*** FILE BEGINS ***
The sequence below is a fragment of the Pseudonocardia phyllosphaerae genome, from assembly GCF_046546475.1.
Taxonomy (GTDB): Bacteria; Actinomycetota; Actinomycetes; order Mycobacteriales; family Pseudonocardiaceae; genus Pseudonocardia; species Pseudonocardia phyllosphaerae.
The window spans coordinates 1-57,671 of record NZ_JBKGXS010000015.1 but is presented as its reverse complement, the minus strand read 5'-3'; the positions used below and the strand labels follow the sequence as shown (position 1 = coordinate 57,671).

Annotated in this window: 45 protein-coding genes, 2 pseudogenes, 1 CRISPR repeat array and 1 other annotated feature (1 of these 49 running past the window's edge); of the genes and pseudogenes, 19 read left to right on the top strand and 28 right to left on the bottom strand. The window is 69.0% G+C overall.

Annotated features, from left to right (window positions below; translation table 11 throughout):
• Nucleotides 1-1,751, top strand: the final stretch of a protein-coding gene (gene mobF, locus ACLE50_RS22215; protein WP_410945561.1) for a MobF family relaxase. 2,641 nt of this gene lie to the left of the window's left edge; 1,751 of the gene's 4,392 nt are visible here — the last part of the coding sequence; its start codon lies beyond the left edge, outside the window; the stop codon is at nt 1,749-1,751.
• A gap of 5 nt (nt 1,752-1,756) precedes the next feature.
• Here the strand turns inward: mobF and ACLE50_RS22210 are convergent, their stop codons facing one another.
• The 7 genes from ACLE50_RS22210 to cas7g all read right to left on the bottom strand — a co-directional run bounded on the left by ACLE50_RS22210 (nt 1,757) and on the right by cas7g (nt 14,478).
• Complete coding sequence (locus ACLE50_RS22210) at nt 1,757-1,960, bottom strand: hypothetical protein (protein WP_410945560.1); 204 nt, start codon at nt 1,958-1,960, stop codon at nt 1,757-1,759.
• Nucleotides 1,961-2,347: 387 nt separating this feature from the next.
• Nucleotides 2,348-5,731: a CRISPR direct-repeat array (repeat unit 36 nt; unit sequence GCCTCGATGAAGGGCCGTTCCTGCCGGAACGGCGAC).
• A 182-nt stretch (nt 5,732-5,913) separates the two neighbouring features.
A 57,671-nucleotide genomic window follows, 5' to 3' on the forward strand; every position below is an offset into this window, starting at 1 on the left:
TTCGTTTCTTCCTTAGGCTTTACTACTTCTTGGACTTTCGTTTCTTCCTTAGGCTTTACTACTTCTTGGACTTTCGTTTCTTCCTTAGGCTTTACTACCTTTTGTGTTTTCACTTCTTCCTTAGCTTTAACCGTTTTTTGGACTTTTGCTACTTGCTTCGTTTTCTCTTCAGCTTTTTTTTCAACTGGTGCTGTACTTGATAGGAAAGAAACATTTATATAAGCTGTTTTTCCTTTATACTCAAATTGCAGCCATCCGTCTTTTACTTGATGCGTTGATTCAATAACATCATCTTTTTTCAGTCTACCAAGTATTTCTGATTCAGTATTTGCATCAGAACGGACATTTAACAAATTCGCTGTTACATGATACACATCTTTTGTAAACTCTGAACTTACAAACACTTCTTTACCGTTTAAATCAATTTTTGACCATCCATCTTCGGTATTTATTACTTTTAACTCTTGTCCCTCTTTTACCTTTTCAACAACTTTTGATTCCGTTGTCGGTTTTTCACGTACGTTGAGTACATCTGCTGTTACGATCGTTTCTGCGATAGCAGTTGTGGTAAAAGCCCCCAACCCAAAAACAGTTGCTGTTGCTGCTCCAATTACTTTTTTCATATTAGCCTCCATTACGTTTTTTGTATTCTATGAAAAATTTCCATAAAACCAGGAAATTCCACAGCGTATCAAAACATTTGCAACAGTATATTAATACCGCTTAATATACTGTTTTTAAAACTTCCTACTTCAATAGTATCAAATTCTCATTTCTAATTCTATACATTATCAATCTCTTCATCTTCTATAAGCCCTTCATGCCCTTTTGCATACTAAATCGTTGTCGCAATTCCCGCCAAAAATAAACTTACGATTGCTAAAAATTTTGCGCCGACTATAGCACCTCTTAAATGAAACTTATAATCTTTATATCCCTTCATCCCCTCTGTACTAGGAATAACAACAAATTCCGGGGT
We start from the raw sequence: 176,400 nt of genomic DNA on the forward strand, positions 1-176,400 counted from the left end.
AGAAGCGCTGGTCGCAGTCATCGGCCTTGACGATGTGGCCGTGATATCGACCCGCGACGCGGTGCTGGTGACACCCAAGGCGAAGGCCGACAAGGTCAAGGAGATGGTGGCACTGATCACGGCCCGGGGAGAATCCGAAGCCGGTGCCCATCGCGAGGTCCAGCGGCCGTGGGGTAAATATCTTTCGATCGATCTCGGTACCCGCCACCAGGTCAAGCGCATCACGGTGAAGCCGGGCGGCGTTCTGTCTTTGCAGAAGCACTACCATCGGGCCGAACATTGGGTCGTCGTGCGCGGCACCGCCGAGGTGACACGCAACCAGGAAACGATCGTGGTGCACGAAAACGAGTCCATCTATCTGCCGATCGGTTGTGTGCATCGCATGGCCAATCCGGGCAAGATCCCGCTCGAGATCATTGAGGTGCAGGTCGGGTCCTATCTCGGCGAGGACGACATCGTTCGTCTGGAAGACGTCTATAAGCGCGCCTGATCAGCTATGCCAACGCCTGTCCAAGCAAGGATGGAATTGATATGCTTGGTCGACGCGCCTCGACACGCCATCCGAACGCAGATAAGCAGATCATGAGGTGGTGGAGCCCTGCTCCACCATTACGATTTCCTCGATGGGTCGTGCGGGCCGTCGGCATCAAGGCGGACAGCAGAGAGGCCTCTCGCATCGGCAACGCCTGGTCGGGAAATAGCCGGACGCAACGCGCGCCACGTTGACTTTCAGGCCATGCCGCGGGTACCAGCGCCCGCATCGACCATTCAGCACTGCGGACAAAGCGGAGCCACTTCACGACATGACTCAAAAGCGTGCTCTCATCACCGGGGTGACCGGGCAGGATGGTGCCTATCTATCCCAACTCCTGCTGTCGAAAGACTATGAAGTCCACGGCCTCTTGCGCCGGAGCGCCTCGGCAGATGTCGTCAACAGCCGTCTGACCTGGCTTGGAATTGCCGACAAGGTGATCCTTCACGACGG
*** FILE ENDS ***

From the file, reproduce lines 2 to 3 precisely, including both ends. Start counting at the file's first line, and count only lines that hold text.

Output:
Taxonomy (GTDB): Bacteria; Actinomycetota; Actinomycetes; order Mycobacteriales; family Pseudonocardiaceae; genus Pseudonocardia; species Pseudonocardia phyllosphaerae.
The window spans coordinates 1-57,671 of record NZ_JBKGXS010000015.1 but is presented as its reverse complement, the minus strand read 5'-3'; the positions used below and the strand labels follow the sequence as shown (position 1 = coordinate 57,671).